Accelerated dissolution of diatom silica by marine bacterial assemblages

  title={Accelerated dissolution of diatom silica by marine bacterial assemblages},
  author={Kay D. Bidle and Farooq Azam},
Downward fluxes of biogenic silica and organic matter in the global ocean derive dominantly from the productivity of diatoms — phytoplankton with cell walls containing silica encased in an organic matrix,. As diatoms have an absolute requirement for silicon (as silicic acid), its supply into the photic zone — largely by silica dissolution and upwelling — controls diatom production (and consequently the biological uptake of atmospheric CO2 by the ocean) over vast oceanic areas. Current… 
Controls on the Recycling and Preservation of Biogenic Silica from Biomineralization to Burial
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The role of oxygen conditions in the microbial dissolution of biogenic silica under brackish conditions
Regeneration of biogenic silica (BSi) is essential for the constant supply of dissolved silica (DSi) to diatoms in aquatic ecosystems, where these primary producers play an important role in carbon
Dissolution of biogenic silica from land to ocean: Role of salinity and pH
The dissolution rates of diatom frustules, phytoliths, two diatomaceous lake sediments, a siliceous ooze from the Southern Ocean, a diatomite deposit, and a synthetic amorphous silica were measured
Influence of bacteria and salinity on diatom biogenic silica dissolution in estuarine systems
It is hypothesized that bacterial colonization increases bSiO2 dissolution by creating a microenvironment at the diatom surface with high ectoproteolytic activity but also via the release of metabolic byproducts since the presence of organic matter seems generally to facilitate diatom bSi O2 dissolution.
Dissolution of biogenic silica: Roles of pH, salinity, pressure, electrical charging and reverse weathering
The recycling of biogenic silica (bSiO2) produced by diatoms is a vital process sustaining a significant fraction of primary production in the oceans. The efficiency with which bSiO2 dissolves
Silicon limitation facilitates virus infection and mortality of marine diatoms
Using metatranscriptomics of diatom-associated viruses and quantification of extracellular viruses in coastal water samples, the authors link silicon limitation to increased virus-induced mortality of diatoms, which could have implications for marine biogeochemical cycling.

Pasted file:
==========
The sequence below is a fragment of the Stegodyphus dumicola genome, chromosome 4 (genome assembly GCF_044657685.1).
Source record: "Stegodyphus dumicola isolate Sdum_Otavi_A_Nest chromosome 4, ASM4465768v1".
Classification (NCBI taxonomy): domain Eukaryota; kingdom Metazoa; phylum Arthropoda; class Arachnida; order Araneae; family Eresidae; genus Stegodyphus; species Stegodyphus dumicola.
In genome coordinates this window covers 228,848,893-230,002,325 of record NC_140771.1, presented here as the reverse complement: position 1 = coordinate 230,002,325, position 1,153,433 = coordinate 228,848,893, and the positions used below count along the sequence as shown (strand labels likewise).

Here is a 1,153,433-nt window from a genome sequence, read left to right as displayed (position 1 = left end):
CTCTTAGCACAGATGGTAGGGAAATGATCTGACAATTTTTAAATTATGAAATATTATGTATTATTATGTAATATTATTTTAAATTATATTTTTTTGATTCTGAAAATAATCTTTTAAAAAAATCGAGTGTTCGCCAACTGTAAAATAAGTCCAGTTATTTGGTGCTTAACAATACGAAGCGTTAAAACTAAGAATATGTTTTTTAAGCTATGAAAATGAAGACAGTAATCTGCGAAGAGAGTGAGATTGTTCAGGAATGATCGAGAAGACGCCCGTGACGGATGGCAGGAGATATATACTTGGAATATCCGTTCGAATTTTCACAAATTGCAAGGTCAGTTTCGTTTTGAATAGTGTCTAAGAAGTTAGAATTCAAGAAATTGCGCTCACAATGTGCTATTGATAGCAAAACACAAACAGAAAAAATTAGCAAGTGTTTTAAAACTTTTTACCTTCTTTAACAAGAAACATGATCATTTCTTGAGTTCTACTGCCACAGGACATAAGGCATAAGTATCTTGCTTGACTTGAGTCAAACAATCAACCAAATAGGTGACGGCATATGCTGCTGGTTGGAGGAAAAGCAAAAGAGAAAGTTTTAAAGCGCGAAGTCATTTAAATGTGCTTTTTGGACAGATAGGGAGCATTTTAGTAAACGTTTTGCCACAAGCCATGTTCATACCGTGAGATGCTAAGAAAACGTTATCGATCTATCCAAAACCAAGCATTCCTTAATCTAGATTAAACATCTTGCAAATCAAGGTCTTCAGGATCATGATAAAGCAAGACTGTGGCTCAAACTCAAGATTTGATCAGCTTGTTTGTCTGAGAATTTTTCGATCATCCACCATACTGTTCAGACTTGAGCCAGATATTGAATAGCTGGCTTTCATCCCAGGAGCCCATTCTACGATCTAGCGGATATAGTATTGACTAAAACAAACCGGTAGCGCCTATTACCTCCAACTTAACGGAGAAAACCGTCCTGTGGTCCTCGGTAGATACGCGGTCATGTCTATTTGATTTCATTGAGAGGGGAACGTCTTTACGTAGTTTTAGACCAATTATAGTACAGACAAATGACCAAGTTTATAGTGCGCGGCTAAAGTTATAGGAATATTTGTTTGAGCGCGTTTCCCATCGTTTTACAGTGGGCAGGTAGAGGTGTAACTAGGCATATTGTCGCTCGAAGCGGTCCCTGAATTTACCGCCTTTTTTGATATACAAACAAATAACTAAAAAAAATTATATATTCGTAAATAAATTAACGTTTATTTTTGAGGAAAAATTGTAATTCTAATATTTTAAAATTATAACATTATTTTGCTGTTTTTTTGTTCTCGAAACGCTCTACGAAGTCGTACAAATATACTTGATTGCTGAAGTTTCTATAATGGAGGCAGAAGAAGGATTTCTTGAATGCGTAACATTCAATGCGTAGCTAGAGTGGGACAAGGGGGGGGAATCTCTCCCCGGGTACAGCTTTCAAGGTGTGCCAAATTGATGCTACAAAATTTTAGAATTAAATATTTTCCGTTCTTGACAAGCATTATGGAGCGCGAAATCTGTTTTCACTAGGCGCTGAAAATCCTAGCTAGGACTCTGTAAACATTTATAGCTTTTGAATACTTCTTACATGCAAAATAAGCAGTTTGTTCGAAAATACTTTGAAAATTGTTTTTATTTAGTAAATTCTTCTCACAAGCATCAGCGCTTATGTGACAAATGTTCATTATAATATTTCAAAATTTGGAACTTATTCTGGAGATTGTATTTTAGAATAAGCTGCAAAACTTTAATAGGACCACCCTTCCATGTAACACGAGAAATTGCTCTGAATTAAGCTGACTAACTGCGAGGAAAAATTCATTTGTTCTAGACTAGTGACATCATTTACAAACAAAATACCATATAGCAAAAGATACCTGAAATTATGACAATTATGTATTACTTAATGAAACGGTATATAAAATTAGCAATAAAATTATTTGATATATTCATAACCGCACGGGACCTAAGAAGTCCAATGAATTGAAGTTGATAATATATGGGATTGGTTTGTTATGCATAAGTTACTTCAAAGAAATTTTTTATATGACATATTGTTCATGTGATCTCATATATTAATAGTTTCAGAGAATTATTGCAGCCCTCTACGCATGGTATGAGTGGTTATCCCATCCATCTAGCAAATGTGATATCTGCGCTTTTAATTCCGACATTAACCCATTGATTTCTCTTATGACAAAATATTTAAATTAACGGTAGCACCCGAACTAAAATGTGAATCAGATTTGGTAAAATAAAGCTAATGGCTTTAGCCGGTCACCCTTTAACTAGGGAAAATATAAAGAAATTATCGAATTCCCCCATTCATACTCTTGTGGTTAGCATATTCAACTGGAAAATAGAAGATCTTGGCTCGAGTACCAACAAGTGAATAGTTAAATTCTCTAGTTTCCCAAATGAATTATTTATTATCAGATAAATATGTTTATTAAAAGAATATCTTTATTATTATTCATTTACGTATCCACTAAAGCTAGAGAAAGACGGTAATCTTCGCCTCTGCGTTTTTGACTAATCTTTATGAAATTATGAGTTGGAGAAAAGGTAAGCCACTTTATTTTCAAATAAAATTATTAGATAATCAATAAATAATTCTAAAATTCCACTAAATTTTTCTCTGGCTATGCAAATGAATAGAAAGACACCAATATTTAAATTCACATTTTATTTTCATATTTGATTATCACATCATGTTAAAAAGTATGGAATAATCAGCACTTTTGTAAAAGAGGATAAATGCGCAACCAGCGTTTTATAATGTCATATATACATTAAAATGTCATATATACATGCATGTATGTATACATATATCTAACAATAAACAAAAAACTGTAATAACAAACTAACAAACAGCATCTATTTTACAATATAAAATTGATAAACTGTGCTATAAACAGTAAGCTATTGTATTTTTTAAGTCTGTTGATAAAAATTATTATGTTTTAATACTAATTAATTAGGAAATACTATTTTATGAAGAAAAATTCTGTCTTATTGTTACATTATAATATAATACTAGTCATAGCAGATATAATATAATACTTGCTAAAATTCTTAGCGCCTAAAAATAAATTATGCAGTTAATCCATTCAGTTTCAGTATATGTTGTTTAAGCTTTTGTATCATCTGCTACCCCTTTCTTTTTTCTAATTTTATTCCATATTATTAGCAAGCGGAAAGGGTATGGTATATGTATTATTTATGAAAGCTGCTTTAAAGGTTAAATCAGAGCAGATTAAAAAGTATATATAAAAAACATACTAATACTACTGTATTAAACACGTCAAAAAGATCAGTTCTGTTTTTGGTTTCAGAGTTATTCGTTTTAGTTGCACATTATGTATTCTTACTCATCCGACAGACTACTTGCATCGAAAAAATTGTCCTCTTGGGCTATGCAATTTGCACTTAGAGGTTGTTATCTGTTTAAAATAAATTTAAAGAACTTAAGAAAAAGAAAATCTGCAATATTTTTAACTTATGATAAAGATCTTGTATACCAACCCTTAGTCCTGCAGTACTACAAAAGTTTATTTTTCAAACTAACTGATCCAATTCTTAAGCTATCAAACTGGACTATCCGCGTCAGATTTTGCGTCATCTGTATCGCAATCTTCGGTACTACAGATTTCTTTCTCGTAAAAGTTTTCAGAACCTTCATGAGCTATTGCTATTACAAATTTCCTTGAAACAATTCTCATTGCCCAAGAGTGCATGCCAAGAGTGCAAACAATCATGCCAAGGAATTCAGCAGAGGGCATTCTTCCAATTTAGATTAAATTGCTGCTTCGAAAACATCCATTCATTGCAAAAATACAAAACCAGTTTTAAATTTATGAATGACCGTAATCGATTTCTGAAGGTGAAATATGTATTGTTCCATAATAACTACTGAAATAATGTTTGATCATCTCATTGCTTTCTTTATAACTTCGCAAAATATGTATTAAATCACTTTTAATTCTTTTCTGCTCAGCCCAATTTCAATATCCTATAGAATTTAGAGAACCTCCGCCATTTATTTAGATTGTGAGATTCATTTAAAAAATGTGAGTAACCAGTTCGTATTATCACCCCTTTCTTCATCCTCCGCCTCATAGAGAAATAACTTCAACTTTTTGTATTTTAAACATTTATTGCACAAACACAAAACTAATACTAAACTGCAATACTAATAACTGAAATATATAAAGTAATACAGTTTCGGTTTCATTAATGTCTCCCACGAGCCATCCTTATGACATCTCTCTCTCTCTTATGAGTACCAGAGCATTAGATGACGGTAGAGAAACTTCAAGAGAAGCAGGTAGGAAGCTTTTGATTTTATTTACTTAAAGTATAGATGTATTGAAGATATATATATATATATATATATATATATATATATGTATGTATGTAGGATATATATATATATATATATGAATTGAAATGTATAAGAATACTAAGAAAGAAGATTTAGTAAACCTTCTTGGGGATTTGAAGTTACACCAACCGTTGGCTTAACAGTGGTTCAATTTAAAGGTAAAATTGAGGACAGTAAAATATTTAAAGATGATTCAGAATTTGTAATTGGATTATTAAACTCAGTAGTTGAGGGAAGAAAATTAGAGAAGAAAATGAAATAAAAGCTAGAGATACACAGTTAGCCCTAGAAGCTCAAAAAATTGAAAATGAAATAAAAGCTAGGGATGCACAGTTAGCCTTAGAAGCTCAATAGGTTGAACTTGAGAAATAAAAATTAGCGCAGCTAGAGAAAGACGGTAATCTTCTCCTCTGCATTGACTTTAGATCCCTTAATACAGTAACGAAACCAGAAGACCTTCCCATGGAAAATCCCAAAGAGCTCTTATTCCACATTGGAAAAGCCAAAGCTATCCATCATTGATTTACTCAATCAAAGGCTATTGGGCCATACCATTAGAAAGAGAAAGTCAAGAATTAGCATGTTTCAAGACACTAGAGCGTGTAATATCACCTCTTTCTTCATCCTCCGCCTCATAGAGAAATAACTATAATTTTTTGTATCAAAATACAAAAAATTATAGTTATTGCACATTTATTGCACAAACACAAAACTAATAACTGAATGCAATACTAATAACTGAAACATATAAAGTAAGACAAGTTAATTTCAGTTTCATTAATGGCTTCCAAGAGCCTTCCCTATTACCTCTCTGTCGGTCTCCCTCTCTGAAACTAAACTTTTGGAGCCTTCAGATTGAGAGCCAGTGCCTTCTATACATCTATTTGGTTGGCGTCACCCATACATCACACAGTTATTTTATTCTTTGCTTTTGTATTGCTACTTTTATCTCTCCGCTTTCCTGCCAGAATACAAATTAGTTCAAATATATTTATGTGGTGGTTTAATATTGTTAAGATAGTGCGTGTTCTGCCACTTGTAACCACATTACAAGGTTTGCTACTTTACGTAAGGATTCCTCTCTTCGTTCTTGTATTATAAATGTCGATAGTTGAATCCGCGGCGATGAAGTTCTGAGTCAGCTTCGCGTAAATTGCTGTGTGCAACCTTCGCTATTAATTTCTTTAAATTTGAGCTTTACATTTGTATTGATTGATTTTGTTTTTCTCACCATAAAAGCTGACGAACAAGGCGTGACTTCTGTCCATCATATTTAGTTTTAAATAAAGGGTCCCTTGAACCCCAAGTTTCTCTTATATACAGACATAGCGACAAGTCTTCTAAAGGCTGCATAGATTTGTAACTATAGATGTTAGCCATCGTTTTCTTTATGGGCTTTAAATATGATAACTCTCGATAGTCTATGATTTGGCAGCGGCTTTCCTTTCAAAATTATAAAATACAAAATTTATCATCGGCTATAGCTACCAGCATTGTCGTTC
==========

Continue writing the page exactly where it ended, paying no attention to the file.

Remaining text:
Evidence for reduced biogenic silica dissolution rates in diatom aggregates
Because aggregated diatoms sink rapidly through the water column, leaving little time for dissolution, aggregation influences the balance between recycling of biogenic silica (bSiO2) and its
Microbial mediation of benthic biogenic silica dissolution
Pore water profiles from 24 stations in the South Atlantic (located in the Guinea, Angola, Cape, Guyana, and Argentine basins) show good correlations of oxygen and silicon, suggesting microbially
Bioavailability of different chemical forms of dissolved silica can affect marine diatom growth
AbstractIn this study, we demonstrate that dissolved silica obtained from mineral (crys-talline quartz), biogenic amorphous (diatomaceous earth) and artificial amor-phous sources (Aerosil) influence


Silicate regulation of new production in the equatorial Pacific upwelling
Surface waters of the eastern equatorial Pacific Ocean present the enigma of apparently high plant-nutrient concentrations but low phytoplankton biomass and productivity. One explanation for this
Production and dissolution of biogenic silica in the ocean: Revised global estimates, comparison with regional data and relationship to biogenic sedimentation
We estimate the global rate of biogenic silica production in the ocean to be between 200 and 280 × 1012 mol Si yr−1. The upper limit is derived from information on the primary productivity of the
Silica cycling within marine snow
The silica cycle within particles of marine snow from coastal waters off central California was examined. The ratios of biogenic silica to particulate organic nitrogen and to particulate org.anic
Bacterial production in fresh and saltwater ecosystems: a cross-system overview
Heterotrophic bacterial production is a large component of total secondary production and is roughly twice as large as the production of macrozooplankton for a given level of primary production.
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LARGE, rapidly sinking organic aggregates are an important component of the carbon flux from the ocean's surface to its depths. Marine snow, the main type of large (<0.5 mm) aggregate, is heavily
sedimentary fluxes on the Ross Sea continental shelf
We examined the cycling of organic carbon and biogenic silica in the water column and upper sediments of the Ross Sea, seeking to understand the processes leading to the formation of opal-rich,
Dissolution rates of silica from diatoms decomposing at various temperatures
The dissolution rate coefficient at early stage (K1) can be predicted as a function of temperature (T°C) and this equation will also be applied to a new approach for the fate and behavior of biogenous silica settling through a water column by introducing the term temperature into a model.
Rate of dissolution of diatom silica walls in seawater
The solubility and dissolution rate of silica were investigated using cell walls prepared from two species of diatoms, Thalassiosira decipiens and Rhizosolenia hebetata forma semispina, and the rate of dissolution differed not only from one species to another but also from one portion to another portion of the same wall.